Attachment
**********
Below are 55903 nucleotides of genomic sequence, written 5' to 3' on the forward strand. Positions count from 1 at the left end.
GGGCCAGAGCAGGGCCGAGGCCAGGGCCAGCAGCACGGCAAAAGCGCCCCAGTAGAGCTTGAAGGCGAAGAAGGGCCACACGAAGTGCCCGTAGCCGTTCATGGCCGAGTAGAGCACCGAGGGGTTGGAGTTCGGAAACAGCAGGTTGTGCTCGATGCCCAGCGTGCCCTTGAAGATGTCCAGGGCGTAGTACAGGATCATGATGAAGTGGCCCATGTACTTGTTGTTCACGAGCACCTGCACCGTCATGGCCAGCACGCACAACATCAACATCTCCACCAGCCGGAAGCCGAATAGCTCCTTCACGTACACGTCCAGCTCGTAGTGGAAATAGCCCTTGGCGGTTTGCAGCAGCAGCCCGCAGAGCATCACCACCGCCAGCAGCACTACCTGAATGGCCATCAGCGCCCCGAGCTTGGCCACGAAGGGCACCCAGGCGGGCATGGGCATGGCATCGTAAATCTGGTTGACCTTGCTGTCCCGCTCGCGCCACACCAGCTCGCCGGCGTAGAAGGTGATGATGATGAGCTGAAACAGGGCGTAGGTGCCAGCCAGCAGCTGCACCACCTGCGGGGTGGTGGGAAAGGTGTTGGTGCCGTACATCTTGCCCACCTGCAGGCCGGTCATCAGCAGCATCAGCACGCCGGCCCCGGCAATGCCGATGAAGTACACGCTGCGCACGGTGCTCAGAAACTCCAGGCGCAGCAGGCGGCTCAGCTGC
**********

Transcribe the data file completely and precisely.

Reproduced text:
Below are 55903 nucleotides of genomic sequence, written 5' to 3' on the forward strand. Positions count from 1 at the left end.
GGGCCAGAGCAGGGCCGAGGCCAGGGCCAGCAGCACGGCAAAAGCGCCCCAGTAGAGCTTGAAGGCGAAGAAGGGCCACACGAAGTGCCCGTAGCCGTTCATGGCCGAGTAGAGCACCGAGGGGTTGGAGTTCGGAAACAGCAGGTTGTGCTCGATGCCCAGCGTGCCCTTGAAGATGTCCAGGGCGTAGTACAGGATCATGATGAAGTGGCCCATGTACTTGTTGTTCACGAGCACCTGCACCGTCATGGCCAGCACGCACAACATCAACATCTCCACCAGCCGGAAGCCGAATAGCTCCTTCACGTACACGTCCAGCTCGTAGTGGAAATAGCCCTTGGCGGTTTGCAGCAGCAGCCCGCAGAGCATCACCACCGCCAGCAGCACTACCTGAATGGCCATCAGCGCCCCGAGCTTGGCCACGAAGGGCACCCAGGCGGGCATGGGCATGGCATCGTAAATCTGGTTGACCTTGCTGTCCCGCTCGCGCCACACCAGCTCGCCGGCGTAGAAGGTGATGATGATGAGCTGAAACAGGGCGTAGGTGCCAGCCAGCAGCTGCACCACCTGCGGGGTGGTGGGAAAGGTGTTGGTGCCGTACATCTTGCCCACCTGCAGGCCGGTCATCAGCAGCATCAGCACGCCGGCCCCGGCAATGCCGATGAAGTACACGCTGCGCACGGTGCTCAGAAACTCCAGGCGCAGCAGGCGGCTCAGCTGC